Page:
Distributed tracing helps measure the time it takes to complete key user actions, such as purchasing an item. Traces can help identify backend bottlenecks and errors that are harming the user experience.

  • Improve collaboration and productivity

    In microservice architectures, different teams may own the services that are involved in completing a request. Distributed tracing makes it clear where an error occurred and which team is responsible for fixing it.

  • Maintain Service Level Agreements (SLAs)

    Most organizations have SLAs, which are contracts with customers or other internal teams to meet performance goals. Distributed tracing tools aggregate performance data from specific services, so teams can readily evaluate if they’re in compliance with SLAs.

Despite these advantages, there are some challenges associated with the implementation of distributed tracing:

  • Manual instrumentation

    Some distributed tracing platforms require you to manually instrument or modify your code to start tracing requests. Manual instrumentation consumes valuable engineering time and can introduce bugs in your application, but the need for it is often determined by the language or framework that you want to instrument. Standardizing which parts of your code to instrument may also result in missing traces.

  • Head-based sampling

    Traditional tracing platforms tend to randomly sample traces just as each request begins. This approach results in missing and incomplete traces. With head-based sampling, businesses cannot always capture traces that are most relevant to them, such as high-value transactions or requests from enterprise customers. In contrast, some modern platforms can ingest all of your traces and rely on tail-based decisions, allowing you to capture complete traces that are tagged with business-relevant attributes, such as customer ID or region.

  • Backend coverage only

    Unless you use an end-to-end distributed tracing platform, a trace ID is generated for a request only when it reaches the first backend service. You won’t have visibility into the corresponding user session on the frontend. This makes it harder to determine the root cause of a problematic request and whether a frontend or backend team should fix the issue.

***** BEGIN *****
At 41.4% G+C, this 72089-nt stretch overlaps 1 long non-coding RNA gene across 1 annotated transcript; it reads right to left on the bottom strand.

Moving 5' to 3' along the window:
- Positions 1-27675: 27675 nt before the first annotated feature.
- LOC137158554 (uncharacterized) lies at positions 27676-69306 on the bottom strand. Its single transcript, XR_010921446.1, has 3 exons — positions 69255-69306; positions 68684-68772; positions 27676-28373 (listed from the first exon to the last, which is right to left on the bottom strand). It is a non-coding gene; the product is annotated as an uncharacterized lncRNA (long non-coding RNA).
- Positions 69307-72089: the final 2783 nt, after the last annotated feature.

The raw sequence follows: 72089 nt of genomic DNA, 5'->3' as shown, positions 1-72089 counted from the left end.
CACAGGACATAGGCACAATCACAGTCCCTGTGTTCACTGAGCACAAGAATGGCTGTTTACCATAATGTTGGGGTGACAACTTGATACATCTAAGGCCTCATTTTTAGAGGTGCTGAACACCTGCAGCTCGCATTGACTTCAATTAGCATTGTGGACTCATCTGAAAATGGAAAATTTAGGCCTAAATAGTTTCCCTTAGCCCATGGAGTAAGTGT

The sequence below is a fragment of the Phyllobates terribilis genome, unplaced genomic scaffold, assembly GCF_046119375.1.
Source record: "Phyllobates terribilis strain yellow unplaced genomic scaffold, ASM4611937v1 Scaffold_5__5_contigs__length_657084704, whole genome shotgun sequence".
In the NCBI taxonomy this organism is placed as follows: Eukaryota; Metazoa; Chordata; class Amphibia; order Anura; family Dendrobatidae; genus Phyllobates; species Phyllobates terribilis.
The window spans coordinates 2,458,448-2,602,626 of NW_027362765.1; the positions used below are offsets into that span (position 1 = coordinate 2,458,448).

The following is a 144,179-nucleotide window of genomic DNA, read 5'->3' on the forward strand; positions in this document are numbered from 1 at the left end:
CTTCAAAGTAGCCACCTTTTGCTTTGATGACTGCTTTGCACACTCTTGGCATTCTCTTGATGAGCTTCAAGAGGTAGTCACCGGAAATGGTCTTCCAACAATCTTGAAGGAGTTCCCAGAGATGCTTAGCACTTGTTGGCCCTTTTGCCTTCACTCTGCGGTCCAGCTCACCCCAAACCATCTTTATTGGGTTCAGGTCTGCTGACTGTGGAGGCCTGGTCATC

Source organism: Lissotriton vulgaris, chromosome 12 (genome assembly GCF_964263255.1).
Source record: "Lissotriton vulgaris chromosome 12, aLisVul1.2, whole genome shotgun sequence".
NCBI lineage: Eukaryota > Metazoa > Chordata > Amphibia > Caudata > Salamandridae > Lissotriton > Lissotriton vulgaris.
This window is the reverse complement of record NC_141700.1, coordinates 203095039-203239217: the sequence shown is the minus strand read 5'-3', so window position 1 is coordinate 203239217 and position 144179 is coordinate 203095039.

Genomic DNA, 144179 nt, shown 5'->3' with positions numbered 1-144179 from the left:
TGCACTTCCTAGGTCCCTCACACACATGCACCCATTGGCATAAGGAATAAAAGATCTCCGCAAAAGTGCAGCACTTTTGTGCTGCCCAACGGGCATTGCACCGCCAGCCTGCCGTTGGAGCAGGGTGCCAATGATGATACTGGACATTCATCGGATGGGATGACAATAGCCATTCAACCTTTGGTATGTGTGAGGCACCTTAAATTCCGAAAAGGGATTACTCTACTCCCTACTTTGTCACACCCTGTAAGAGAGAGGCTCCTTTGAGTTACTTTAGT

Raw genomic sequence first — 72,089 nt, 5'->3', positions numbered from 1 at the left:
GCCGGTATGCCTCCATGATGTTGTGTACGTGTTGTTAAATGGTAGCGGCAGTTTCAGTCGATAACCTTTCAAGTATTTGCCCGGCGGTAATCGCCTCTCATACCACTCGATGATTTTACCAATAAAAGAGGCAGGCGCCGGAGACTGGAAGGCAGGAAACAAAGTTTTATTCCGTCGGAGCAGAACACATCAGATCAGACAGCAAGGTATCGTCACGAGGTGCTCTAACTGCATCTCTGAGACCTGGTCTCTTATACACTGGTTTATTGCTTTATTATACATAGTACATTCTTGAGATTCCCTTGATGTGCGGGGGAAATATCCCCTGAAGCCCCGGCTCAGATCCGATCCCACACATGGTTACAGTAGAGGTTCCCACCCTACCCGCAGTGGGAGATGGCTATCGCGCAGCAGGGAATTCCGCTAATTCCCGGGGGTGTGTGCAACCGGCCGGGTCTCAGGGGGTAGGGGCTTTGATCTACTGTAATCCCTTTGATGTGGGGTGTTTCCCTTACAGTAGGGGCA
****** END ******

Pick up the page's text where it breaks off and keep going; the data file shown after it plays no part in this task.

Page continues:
Distributed tracing tools that make tail-based decisions help you ensure complete coverage of your traces.
Distributed tracing tools that make tail-based decisions help you ensure complete coverage of your traces.

A high-throughput system may generate millions of spans per minute, which makes it hard to identify and monitor the traces that are most relevant to your applications. Fortunately, there are tools to help you surface the most useful performance data.

Distributed Tracing Tools

Modern distributed tracing tools typically support three phases of request tracing:

  • Instrumentation

    First, you modify your code so requests can be recorded as they pass through your stack. Modern tracing tools usually support instrumentation in multiple languages and frameworks, and may also offer automatic instrumentation, which does not require you to manually change your code.

  • Data collection

    Once your code has been instrumented, a distributed tracing tool will begin to collect span data for each request.

  • Analysis and visualization

    Finally, the spans are unified into a single distributed trace and encoded with business-relevant tags for analysis. Depending on the distributed tracing tool you’re using, traces may be visualized as flame graphs or other types of diagrams.

OpenTelemetry is the industry-standard open source platform for instrumentation and data collection. It offers vendor-neutral auto-instrumentation libraries and APIs that allow you to trace the end-to-end pathway and duration of requests. However, OpenTelemetry does not have any built-in analysis or visualization tools.

Zipkin and Jaeger are other open source tools with UIs that visualize distributed traces, but their main limitation is sampling. Since they sample traces, you may end up missing problems that are affecting your users.

Datadog offers complete Application Performance Monitoring (APM) and distributed tracing for organizations operating at any scale. You can use Datadog’s auto-instrumentation libraries to collect performance data or integrate Datadog with open source instrumentation and tracing tools.

Tracing without Limits™ allows you to ingest 100 percent of your traces without any sampling, search and analyze them in real time, and use UI-based retention filters to keep all of your business-critical traces while controlling costs. Tail-based decisions ensure that you get continuous visibility into traces that show errors or high latency. And with Datadog’s unified platform, you can easily correlate traces with logs, infrastructure metrics, code profiles, and other telemetry data to quickly resolve issues without any context switching.

Datadog ingests 100 percent of traces and provides contextual data for fast troubleshooting.
Datadog ingests 100 percent of traces and provides contextual data for fast troubleshooting.